Variety at BC’s annual Garden Fest


Mason J. Rockfellow

Paul Serrano (left), Bakersfield College post graduate, and Angel Balbino (right), enviormental horticulture and landscape architecture major, share their knowledge of plants with Amy Ritchie at BC’s Garden Fest on April 18.

Darla Mangrum, Reporter

Bakersfield College’s annual Garden Fest, held on campus April 18, featured a number of booths with hidden handmade treasures.

Merilee Armstrong was sitting outside her booth in the sunlight burning words onto reclaimed wood with a magnifying glass. Her booth consisted of wooden signs that she custom burned.

Armstrong said that the way she got started is “a few years ago I had just made a brick patio in front of my home, and as I was sitting there one morning, then I thought it needed some kind of sign, but I didn’t know what it should say. Right after that, a cat adopted me and decided to have kittens on my patio, so I made a sign that said ‘Cat Crossing.’”

She said she tried using a wood-burning tool, but it just didn’t feel right so she decided to use a magnifying glass. Armstrong has a Facebook page titled It Wood b Art.

Sharing a spot with Armstrong was Brandon Bellflower, who makes wire trees in his spare time to help him relax. He has always loved art and trees.

“I tried to paint trees, but I’m not a painter,” Bellflower said, “so after watching a friend make wire trees a few years ago I thought I would try it. Even though my friend showed me a few years ago how to do it, I didn’t try it until eight months ago. I found it very relaxing and a great stress relief.”

He found that selling his trees have made it easy to keep paying for his new habit and stress relief. If you would like to see Bellflowers trees, you can go to his FB page, Wired Roots of Bakersfield.

One woman, Candy Wright, made some very interesting garden art, such as a tea pot and matching lawn ornaments, rubber boot planters, and high heel shoe planters.

“I’m a Pinterest follower and I got all of my ideas from there,” she said.

She mentioned that this started out as a hobby about one and a half years ago. Then one of her friends who sold plants asked her if she wanted to share a booth last year at Garden Fest.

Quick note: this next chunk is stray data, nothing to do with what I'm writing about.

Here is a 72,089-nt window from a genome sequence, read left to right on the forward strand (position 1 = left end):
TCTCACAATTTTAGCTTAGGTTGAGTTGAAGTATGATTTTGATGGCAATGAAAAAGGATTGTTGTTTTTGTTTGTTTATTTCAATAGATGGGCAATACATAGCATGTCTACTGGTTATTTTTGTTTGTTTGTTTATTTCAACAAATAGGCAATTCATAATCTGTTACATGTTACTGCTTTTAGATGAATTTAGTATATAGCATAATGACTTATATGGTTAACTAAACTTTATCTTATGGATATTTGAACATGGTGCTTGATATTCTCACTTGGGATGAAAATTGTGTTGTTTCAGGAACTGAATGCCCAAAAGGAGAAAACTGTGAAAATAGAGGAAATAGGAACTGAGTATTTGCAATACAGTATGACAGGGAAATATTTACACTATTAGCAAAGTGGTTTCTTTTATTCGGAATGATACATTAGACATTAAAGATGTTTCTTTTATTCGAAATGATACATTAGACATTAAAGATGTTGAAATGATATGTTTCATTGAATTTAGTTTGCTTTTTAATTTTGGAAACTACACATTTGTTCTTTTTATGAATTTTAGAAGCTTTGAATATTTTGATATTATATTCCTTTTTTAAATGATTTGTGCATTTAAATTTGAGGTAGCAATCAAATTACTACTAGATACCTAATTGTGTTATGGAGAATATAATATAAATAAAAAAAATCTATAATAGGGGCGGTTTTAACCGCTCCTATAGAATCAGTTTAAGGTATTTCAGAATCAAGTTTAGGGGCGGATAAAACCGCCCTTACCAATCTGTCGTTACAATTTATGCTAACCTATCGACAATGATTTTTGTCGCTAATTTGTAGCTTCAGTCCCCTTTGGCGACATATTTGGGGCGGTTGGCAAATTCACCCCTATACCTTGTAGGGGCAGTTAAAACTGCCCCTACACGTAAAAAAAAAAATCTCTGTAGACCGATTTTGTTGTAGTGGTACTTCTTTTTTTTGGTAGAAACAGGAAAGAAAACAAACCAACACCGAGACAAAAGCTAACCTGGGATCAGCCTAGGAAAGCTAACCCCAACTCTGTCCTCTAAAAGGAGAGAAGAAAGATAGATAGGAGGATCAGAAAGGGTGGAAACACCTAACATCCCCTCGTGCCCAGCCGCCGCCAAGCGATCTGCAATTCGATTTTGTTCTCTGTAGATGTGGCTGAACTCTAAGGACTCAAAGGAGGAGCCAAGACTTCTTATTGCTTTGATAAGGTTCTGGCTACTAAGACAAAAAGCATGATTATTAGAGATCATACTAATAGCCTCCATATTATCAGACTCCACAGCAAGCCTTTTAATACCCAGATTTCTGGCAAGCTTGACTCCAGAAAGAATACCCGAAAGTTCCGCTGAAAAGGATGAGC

She enjoyed it so much that she decided to set up her own booth this year and plans on coming back again next year.

Not only was there some unique lawn art, but there were also some handmade jewelry. Anna Keene was just one person who made beautiful jewelry. Keene has been making jewelry for over 18 years and selling her craft at Garden Fest for over six years.

“I love coming to Garden Fest because I meet such wonderful people,” Keene said.

Kristen Rabe was another hobbyist who made jewelry; Rabe has been making her unique style of jewelry for 15 years and has been selling at Garden Fest since it first began 10 years ago. “I never miss the opportunity to be at Garden Fest. The people selling and buying are always so friendly,” said Rabe.

If you ever want something different to help light your patio or turn your dining room into a romantic setting without using candlelight, then you would probably appreciate the work of Bettye Miller.

Miller has a business called Light the Vines, which used to be just a hobby. She makes handcrafted lighted bottles and lamps.

Debra Stewart-Jones, who calls herself the Jean Queen, found some great ways to reuse old jeans. Jones has been a crafter for over 25 years but just started recycling jeans about five years ago. She uses old jeans for jewelry boxes, cell phone cases, rugs, purses, aprons, hatboxes and so much more.

Although this was her first time at Garden Fest, she plans on coming back because she has met so many wonderful people.

Garden Fest is annual event put on by the Agriculture Department as a fundraiser for their department.